Whilst all of this is great, I cannot help but backtrack to a few years ago when Google gave everybody free onsite Analytics. Adoption rates were high, but effective utilisation of the tool and its data is still low.

With everyone taking a greater interest in buzz monitoring and social media metrics, are marketers exposing themselves to yet another layer of information that doesn’t get fully utilised?

The need for analysts is now key in every agency and marketing team. Data from buzz monitoring tools, onsite analytics, CRM and business intelligence needs to be analysed holistically so key actions and outputs can be derived. Our tool sets, free or paid for, will continue to grow and as this occurs our expertise in making the most out of them needs to grow simultaneously.

One of my most endearing traits is consistently wanting to annoy the hell out of people, so hopefully the entire time you’re reading this you’ll have the ABBA song floating around your head and with any luck it will stay there of the rest of the day.

Now that’s the pleasantries out of the way… At the IAB we’re always eager to get our heads around the roles of ‘paid for’ and ‘earned’ media, and the relationship (sometimes conflict) between the two. Last year we hosted a debate on whether social media should be paid for, and I’m often asked why as the ‘Internet Advertising Bureau’ we discuss WOM at all. Well the IAB will be keeping its name for now but we’re always at pains to stress that as a trade body for digital marketing, we’re totally format agnostic – if it’s relevant for brands, then it’s relevant for us. In fact, we’ve been banging on about SEO for years and no one’s batted an eyelid, but with social media getting the lion’s share of attention at the moment, it’s a question that’s regularly posed.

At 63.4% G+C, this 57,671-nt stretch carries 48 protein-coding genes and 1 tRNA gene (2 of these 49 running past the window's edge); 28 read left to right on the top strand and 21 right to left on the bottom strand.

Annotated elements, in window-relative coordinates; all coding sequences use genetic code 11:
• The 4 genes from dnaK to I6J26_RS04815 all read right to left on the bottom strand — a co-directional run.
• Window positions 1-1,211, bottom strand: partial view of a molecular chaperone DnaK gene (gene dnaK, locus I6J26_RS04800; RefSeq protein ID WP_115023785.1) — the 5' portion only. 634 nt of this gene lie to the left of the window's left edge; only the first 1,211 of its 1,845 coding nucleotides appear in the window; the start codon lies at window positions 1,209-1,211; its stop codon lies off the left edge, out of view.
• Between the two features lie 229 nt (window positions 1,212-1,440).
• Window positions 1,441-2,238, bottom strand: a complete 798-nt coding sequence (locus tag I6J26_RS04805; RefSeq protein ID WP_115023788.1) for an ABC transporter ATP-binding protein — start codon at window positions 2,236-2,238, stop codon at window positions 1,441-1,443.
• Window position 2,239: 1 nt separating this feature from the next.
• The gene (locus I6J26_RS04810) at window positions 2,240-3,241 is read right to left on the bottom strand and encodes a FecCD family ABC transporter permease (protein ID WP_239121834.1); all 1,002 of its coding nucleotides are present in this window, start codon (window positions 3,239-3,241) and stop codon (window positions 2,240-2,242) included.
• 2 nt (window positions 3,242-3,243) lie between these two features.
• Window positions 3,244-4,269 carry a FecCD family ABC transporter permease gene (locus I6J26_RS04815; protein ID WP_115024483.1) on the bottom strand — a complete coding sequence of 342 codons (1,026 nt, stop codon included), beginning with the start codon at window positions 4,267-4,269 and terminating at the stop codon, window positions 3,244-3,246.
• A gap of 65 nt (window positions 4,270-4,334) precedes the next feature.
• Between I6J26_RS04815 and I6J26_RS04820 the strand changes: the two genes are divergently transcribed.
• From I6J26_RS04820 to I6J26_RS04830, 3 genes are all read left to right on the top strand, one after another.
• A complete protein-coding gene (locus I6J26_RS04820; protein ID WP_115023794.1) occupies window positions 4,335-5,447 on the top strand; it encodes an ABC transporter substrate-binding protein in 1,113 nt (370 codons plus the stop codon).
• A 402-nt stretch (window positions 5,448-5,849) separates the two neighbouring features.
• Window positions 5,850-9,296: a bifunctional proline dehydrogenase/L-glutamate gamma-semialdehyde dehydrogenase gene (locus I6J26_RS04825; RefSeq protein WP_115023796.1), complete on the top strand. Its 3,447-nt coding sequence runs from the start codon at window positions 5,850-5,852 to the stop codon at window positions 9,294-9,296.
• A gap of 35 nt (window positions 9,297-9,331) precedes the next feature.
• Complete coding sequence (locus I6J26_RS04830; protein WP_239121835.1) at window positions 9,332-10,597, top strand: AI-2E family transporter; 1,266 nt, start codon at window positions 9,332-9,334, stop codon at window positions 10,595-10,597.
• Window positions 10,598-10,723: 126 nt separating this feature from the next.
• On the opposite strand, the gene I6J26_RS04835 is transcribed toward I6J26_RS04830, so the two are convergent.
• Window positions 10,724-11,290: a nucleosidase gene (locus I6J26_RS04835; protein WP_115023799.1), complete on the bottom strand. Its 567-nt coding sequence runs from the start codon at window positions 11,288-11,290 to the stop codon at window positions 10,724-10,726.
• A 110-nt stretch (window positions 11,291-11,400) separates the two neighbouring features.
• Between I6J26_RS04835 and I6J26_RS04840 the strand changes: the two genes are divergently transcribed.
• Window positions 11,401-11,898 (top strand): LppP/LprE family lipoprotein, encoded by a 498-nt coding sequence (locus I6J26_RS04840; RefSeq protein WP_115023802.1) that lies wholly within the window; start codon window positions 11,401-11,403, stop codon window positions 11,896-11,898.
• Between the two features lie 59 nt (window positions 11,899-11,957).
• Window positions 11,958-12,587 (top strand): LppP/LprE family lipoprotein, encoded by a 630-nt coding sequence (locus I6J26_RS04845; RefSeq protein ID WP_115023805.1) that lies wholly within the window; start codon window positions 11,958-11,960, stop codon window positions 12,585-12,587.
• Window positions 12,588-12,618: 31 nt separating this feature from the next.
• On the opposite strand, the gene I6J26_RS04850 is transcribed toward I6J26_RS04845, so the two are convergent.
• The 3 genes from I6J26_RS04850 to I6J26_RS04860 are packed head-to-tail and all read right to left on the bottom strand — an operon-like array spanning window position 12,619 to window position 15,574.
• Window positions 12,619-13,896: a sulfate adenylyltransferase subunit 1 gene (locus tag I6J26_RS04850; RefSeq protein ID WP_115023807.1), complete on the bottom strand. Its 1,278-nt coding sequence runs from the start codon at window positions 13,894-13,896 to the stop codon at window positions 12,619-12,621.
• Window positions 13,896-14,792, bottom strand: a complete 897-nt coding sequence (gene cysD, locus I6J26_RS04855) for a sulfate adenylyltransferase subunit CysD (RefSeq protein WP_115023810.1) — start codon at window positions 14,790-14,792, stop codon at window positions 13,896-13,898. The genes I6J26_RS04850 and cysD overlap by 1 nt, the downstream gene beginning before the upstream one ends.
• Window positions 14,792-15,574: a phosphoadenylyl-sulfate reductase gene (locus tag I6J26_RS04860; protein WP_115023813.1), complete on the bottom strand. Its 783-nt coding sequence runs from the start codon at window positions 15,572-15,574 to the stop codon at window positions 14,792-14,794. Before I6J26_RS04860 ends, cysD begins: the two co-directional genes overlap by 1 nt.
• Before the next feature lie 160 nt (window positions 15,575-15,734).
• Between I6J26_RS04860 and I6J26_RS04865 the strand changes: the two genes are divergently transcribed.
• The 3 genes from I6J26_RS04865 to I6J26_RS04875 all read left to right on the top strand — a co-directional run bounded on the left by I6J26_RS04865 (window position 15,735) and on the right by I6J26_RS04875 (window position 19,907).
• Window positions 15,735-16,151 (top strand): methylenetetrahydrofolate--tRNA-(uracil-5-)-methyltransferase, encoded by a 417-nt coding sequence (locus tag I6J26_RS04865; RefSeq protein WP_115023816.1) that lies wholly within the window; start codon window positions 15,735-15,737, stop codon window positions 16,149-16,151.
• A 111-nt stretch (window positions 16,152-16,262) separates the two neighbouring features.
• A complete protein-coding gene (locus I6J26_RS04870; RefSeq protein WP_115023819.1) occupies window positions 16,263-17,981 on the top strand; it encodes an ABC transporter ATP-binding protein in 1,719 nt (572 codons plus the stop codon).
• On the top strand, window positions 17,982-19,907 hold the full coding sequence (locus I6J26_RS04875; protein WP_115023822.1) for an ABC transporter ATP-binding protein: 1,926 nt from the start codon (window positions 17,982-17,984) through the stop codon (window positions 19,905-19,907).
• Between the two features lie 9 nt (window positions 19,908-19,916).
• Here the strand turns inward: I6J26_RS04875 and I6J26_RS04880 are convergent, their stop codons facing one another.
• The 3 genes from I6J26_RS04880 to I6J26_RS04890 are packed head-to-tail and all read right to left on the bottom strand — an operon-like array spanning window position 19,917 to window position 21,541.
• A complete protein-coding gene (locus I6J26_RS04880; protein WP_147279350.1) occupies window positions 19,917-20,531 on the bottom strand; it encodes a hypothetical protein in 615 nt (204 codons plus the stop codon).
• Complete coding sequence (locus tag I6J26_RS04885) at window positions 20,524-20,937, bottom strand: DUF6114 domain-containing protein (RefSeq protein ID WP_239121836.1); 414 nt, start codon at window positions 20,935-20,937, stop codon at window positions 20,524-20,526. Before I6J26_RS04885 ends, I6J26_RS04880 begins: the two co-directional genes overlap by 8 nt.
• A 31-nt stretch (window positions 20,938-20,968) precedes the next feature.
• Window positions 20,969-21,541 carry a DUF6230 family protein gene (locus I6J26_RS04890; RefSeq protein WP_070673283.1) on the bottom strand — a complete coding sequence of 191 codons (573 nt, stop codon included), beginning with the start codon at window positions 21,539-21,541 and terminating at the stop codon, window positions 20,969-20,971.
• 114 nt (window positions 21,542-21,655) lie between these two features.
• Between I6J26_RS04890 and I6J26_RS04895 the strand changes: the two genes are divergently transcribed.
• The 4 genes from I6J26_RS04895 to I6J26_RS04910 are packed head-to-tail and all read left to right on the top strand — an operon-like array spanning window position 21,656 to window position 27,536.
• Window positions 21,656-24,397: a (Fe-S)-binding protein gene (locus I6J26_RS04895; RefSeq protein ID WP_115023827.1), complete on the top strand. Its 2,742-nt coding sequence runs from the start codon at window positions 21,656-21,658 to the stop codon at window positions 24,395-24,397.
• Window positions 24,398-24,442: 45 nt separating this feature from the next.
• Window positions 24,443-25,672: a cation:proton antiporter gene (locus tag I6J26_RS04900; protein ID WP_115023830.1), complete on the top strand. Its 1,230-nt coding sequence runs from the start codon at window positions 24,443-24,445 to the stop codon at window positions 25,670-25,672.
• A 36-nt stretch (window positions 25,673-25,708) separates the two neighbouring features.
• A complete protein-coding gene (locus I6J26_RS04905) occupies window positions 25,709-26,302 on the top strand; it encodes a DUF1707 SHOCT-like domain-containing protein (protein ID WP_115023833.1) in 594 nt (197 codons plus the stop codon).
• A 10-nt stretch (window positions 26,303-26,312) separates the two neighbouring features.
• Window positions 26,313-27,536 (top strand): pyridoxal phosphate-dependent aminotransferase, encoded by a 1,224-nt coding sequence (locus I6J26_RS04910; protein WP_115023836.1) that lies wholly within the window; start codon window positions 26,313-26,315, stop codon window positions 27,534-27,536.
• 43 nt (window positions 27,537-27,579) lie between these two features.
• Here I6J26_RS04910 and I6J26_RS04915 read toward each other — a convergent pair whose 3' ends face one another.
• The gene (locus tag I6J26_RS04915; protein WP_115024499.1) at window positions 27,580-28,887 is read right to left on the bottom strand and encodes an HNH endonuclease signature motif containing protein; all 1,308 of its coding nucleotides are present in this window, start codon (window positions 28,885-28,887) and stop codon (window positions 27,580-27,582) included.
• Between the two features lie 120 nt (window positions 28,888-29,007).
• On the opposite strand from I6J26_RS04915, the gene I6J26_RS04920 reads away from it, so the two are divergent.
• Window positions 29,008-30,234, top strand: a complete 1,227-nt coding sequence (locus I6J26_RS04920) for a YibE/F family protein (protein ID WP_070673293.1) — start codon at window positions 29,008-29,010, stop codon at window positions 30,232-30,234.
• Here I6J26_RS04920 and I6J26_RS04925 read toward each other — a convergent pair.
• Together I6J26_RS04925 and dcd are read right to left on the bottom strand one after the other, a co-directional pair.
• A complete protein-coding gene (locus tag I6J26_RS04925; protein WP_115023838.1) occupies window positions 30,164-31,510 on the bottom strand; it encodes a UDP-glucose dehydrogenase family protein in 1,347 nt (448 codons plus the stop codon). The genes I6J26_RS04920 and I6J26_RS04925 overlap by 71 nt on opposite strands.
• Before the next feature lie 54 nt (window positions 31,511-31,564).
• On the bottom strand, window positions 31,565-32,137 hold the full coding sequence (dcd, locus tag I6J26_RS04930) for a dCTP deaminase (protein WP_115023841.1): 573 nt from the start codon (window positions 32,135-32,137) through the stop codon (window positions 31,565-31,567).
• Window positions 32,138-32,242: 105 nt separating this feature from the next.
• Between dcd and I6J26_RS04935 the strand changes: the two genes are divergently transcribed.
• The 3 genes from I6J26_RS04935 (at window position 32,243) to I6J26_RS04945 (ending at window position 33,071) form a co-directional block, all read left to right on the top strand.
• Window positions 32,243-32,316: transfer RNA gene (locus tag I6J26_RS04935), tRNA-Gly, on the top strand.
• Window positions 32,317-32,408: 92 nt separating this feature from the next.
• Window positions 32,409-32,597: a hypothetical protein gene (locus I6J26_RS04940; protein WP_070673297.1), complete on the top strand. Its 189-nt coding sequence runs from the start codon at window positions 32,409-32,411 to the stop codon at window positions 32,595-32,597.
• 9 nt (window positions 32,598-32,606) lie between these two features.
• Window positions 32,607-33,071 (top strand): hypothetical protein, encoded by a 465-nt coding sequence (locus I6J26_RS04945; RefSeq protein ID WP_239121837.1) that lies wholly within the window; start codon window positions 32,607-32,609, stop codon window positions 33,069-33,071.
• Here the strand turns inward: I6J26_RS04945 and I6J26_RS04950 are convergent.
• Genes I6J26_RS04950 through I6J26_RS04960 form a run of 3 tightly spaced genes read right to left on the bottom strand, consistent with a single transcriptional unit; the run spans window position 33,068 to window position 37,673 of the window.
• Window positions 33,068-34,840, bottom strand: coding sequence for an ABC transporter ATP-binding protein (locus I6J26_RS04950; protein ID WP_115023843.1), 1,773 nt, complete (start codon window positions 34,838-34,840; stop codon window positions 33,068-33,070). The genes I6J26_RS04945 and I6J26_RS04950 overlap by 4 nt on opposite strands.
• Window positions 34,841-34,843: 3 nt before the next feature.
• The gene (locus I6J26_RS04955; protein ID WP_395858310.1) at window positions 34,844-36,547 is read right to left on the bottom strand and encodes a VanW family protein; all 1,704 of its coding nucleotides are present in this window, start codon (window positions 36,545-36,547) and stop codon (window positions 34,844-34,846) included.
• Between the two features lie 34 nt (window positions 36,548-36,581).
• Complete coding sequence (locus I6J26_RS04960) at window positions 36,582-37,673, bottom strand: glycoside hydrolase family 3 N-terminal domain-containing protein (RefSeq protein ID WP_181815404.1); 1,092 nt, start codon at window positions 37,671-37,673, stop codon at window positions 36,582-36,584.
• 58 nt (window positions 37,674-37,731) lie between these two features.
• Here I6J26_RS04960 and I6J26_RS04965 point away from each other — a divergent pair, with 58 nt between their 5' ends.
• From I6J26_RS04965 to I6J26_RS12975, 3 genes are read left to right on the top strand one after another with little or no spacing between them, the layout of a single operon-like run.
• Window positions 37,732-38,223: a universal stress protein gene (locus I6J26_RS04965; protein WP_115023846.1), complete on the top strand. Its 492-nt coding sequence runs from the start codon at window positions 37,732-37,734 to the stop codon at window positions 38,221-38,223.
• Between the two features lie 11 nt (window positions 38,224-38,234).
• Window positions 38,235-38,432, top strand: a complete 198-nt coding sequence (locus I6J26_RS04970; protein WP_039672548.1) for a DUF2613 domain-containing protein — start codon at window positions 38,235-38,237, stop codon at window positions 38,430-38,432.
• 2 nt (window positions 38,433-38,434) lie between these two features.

With my background in PR, in fact my heart and head lie much more with the earned side of online communications – relationship building, researching, putting the time in to get to know your audience and impressing them with tailored messaging and content relevant to their interests. Getting a namecheck or coverage as a result of all your hard work is the result that PR practitioners yearn for, and I believe that not everyone has the ability to achieve it. But despite my PR snobbery, in this post I’ve decided to talk about the industry’s bread and butter: the advertising dollars that get ploughed into online making it the largest UK marketing medium, and where this dirty cash fits within the social media landscape (do you have THAT song going round your head now as well?)

Read more…

Peter Kwong Senior Planner at Publicis Modem asks what should clients ask for…

As everyone looks forward to 2010 being the year of social media it has become more apparent that brands will be asking increasingly for activity that leverages it. But what should they be asking for, especially from their agencies? It is not common for clients to call up and say “ you know what I would really like to do an iphone app” or “we need a facebook page”. The question of why they want to do it should be one that we ask back.